Sarriod de la Tour Castle was originally a typical of the style built between the 10th and 12th centuries, and was greatly expanded by Jean Sarriod in 1420 and his son, Antoine, in 1478. The north wing's ground floor features a wooden-ceilinged 'Hall of Heads', named for its decorative motifs.
The Sarriod de la Tour Castle was the family residence of the Sarriod family since its founding. The Sarriods were politically linked to the powerful Bard family in the County of Savoy. The oldest part of the castle included a chapel and square tower, or donjon, surrounded by the castle walls. In 1420 Jean Sarriod expanded upon the 'turris Sariodorum', as the donjon was known. The 'Hall of Heads', built in 1430, features 171 corbels of grotesques of mythological monsters and animals bearing coats of arms.
In 1478 Jean's son, Antoine Sarriod de la Tour, refurbished the chapel dedicated to the Virgin Mary and Saint John the Evangelist, by having painted the external frescoes of the Crucifix and Saint Christopher and caused to be built the small bell tower. The castle wall's circular and semi-circular towers were added sometime in the late 15th century, when a new entrance was created on the eastern side. In the 16th century a west-facing wing was added, then, in the 17th century, a north tower. The Sarriod family inhabited the castle until 1923. In that year the castle went to the Genoese Bensa family. Since 1970, it has been property of the autonomous Region Aosta Valley.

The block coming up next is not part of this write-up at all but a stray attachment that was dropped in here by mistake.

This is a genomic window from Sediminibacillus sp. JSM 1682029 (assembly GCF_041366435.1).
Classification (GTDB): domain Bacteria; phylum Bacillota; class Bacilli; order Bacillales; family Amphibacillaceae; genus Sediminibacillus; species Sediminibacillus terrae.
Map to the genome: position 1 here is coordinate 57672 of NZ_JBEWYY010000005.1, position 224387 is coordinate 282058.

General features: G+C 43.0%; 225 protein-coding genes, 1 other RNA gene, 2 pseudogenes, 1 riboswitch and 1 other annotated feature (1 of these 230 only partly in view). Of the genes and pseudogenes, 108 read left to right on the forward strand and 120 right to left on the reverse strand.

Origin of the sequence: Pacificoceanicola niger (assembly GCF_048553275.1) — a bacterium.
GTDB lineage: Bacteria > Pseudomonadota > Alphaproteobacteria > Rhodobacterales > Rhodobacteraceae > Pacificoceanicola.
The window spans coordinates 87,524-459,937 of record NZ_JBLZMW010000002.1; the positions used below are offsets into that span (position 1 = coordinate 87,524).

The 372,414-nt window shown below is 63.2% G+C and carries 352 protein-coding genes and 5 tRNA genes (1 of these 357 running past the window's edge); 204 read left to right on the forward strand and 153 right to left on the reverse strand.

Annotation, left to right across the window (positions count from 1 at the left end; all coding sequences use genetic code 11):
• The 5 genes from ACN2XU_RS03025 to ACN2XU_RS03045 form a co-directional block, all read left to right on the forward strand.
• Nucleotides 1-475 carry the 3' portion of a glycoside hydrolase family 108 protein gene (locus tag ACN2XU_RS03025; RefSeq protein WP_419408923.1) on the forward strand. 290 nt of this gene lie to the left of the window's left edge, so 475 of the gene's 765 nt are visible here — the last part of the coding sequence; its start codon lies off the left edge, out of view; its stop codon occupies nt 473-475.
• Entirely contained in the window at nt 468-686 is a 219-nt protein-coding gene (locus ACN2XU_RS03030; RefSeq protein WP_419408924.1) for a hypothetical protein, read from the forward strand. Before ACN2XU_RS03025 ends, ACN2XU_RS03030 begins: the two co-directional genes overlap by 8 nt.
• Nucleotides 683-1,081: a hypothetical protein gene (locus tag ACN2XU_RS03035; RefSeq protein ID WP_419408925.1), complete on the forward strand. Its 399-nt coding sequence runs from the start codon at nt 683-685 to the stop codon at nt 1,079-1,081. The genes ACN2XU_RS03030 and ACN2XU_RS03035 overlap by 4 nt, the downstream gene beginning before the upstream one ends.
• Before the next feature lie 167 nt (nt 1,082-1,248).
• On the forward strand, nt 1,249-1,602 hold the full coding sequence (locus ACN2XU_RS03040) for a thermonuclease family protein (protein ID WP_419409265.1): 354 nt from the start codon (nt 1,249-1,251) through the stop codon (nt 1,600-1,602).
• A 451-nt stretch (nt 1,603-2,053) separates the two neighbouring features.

Sarriod de la Tour is open to visitors year round.References:
German crusaders known as the Livonian Brothers of the Sword began construction of the Cēsis castle (Wenden) near the hill fort in 1209. When the castle was enlarged and fortified, it served as the residence for the Order's Master from 1237 till 1561, with periodic interruptions. Its ruins are some of the most majestic castle ruins in the Baltic states. Once the most important castle of the Livonian Order, it was the official residence for the masters of the order.
In 1577, during the Livonian War, the garrison destroyed the castle to prevent it from falling into the control of Ivan the Terrible, who was decisively defeated in the Battle of Wenden (1578).
In 1598 it was incorporated into the Polish-Lithuanian Commonwealth and Wenden Voivodship was created here. In 1620 Wenden was conquered by Sweden. It was rebuilt afterwards, but was destroyed again in 1703 during the Great Northern War by the Russian army and left in a ruined state. Already from the end of the 16th century, the premises of the Order's castle were adjusted to the requirements of the Cēsis Castle estate. When in 1777 the Cēsis Castle estate was obtained by Count Carl Sievers, he had his new residence house built on the site of the eastern block of the castle, joining its end wall with the fortification tower.
Since 1949, the Cēsis History Museum has been located in this New Castle of the Cēsis Castle estate. The front yard of the New Castle is enclosed by a granary and a stable-coach house, which now houses the Exhibition Hall of the Museum. Beside the granary there is the oldest brewery in Latvia, Cēsu alus darītava, which was built in 1878 during the later Count Sievers' time, but its origins date back to the period of the Livonian Order. Further on, the Cēsis Castle park is situated, which was laid out in 1812. The park has the romantic characteristic of that time, with its winding footpaths, exotic plants, and the waters of the pond reflecting the castle's ruins. Nowadays also one of the towers is open for tourists.